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Discussion Starter · #1 ·
I'm sure this has come up before, but I'm curious if anyone has ever had their own independent lab analysis done to get a better answer. I've read in general that bee pollen can be anywhere from 20-40% protein, which is quite impressive! But then I was in a health food store and picked up a container, and it stated that it was only 2% protein. Now, I may have been confused in the "daily dose" area there. I'm thinking what I saw on the label was stating that if you eat the recommended dose (1 tsp or whatever) that it would make up for 2% of your daily protein. Still I feel like that wasn't much. Maybe I'll have to go back and work out the grams on that to see if I can somehow back calculate the percent protein of that specific pollen.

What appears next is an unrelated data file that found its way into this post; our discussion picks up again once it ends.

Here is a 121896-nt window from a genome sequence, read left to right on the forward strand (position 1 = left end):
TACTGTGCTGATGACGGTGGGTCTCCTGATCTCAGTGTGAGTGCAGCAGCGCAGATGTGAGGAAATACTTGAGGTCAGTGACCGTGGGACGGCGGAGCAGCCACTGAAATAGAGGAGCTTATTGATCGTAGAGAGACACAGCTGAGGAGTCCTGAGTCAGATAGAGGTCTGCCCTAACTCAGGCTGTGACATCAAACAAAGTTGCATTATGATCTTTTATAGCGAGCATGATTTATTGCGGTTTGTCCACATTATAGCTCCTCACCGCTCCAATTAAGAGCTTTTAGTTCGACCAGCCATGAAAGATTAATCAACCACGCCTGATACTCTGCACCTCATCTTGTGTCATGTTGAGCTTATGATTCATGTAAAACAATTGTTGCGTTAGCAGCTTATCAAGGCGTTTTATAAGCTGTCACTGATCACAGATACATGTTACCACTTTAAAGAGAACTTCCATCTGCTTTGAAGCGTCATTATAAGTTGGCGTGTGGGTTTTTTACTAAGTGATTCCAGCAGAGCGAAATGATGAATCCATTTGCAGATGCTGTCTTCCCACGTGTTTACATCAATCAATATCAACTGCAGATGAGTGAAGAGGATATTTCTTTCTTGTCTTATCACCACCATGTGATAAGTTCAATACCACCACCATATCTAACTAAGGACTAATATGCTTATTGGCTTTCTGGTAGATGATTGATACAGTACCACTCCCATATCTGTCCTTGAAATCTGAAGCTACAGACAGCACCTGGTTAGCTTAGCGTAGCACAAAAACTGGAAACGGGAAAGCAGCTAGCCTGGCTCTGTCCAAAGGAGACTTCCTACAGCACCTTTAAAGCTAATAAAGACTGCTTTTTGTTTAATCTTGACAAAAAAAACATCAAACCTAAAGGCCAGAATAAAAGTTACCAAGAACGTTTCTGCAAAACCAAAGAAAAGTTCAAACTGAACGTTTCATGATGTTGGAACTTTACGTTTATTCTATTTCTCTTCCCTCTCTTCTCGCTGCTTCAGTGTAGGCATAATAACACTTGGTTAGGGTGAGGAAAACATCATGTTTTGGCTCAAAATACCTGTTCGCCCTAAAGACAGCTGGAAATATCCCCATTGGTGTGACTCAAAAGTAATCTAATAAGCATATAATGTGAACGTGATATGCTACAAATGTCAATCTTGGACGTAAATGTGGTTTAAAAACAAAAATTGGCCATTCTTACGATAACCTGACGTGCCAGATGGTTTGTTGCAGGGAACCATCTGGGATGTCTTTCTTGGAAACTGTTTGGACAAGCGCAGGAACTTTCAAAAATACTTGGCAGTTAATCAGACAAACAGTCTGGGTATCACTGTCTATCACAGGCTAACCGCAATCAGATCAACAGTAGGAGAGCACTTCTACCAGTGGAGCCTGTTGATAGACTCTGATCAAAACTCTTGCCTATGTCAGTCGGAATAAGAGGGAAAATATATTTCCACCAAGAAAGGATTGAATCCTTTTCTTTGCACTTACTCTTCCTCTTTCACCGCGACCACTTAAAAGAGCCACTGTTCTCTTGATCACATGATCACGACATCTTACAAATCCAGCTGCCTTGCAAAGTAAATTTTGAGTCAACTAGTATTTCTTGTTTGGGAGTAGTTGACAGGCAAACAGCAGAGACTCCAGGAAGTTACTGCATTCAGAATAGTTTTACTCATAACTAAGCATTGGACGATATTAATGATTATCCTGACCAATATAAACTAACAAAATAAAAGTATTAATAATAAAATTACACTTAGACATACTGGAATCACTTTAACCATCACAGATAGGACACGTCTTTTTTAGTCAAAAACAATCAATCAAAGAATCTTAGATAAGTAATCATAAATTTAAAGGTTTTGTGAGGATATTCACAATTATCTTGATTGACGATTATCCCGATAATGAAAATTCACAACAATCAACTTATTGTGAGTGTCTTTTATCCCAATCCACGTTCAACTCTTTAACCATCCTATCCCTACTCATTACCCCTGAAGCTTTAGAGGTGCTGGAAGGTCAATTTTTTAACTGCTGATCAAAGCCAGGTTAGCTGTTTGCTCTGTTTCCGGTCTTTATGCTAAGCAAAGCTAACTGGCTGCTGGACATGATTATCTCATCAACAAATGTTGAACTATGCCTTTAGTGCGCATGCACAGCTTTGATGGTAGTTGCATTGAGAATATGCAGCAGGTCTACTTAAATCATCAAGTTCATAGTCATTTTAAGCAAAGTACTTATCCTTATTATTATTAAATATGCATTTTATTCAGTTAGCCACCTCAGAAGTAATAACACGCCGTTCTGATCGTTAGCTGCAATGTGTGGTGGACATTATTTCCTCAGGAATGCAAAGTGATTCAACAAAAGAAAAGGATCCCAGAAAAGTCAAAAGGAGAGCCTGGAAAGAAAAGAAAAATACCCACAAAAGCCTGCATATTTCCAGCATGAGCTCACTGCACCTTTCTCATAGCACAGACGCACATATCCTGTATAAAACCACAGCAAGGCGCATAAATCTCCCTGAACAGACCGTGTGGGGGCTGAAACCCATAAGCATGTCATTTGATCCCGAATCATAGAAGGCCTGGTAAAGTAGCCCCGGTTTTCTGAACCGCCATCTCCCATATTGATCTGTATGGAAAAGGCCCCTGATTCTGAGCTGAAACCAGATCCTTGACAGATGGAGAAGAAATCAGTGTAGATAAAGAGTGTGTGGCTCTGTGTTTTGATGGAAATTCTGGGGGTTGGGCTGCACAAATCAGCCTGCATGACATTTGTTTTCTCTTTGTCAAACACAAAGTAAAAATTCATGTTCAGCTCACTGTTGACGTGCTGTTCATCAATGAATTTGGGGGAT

Now I completely understand that it could vary, and probably greatly, depending on the plant source. Anyway, I've been doing more searching on this lately because my wife is on a big health kick trying to lose weight, and she has been buying protein powder. I have 30 colonies right now, but only one pollen trap. So far I've gathered only a few Tbsp of pollen, and then stopped, as obviously if I'm only getting that much in the trap, then the bees aren't getting much at all, even without the trap! Still I know we'll have a good pollen flow, soon, possibly with our tallow honey flow starting now, and I know the fall goldenrod should be good for it too. I'd love to be able to offer my wife something we can get for free (more or less) instead of the synthetic proteins or whatever it is she's buying at the store. Plus it would be one more reason for her to have to love the bees, and have to let me get some more pollen traps!

Ok, I've rambled. What say ye folks? Has anyone ever proved up that 40% number?
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